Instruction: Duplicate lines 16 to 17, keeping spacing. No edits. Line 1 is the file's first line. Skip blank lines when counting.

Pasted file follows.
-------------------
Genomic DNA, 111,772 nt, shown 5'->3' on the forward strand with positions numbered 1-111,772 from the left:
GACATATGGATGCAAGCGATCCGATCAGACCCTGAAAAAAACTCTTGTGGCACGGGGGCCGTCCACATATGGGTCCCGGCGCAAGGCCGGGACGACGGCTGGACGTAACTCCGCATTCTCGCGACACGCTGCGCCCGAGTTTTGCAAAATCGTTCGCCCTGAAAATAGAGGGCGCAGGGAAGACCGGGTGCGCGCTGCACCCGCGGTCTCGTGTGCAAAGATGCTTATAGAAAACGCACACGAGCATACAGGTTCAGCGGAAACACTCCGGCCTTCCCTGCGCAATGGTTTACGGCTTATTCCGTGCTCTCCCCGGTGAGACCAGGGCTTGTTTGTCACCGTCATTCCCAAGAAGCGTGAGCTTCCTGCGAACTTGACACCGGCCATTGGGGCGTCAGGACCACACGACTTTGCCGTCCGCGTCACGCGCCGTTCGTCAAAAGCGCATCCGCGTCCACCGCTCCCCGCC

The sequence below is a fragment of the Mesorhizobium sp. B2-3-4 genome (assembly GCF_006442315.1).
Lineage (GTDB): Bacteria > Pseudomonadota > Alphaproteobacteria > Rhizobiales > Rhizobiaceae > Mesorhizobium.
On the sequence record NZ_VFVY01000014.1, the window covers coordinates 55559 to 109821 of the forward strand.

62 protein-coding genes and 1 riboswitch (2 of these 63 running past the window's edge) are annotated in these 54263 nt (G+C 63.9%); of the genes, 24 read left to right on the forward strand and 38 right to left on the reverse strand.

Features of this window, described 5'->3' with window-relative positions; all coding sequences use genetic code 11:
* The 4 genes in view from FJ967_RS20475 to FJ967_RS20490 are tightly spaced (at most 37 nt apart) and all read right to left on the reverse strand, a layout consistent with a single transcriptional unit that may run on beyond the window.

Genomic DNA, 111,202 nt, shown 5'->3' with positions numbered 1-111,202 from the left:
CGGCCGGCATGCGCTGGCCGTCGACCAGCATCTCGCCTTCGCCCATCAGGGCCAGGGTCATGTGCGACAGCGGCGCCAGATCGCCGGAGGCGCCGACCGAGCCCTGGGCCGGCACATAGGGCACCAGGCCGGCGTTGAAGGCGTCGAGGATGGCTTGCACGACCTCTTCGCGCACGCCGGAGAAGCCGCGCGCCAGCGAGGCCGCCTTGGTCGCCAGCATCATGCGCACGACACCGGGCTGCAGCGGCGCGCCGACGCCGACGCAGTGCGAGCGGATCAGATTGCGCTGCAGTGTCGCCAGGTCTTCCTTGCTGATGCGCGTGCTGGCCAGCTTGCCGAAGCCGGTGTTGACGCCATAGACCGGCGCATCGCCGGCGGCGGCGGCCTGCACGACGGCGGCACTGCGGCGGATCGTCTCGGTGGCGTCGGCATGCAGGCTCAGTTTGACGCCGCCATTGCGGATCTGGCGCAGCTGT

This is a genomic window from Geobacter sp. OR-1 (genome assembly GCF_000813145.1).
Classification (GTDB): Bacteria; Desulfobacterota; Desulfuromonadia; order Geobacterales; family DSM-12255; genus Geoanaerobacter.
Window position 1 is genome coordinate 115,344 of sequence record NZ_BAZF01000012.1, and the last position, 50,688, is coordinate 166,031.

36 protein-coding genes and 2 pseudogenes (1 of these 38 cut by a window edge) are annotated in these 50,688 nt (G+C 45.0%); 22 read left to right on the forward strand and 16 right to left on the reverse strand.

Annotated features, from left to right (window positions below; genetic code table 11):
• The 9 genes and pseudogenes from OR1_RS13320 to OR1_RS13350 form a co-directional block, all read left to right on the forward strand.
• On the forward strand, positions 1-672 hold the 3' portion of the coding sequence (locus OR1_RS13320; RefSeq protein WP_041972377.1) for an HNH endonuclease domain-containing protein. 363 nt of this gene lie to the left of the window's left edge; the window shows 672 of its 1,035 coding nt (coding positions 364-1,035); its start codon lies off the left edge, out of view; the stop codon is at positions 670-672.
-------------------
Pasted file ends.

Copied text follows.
• The 9 genes and pseudogenes from OR1_RS13320 to OR1_RS13350 form a co-directional block, all read left to right on the forward strand.
• On the forward strand, positions 1-672 hold the 3' portion of the coding sequence (locus OR1_RS13320; RefSeq protein WP_041972377.1) for an HNH endonuclease domain-containing protein. 363 nt of this gene lie to the left of the window's left edge; the window shows 672 of its 1,035 coding nt (coding positions 364-1,035); its start codon lies off the left edge, out of view; the stop codon is at positions 670-672.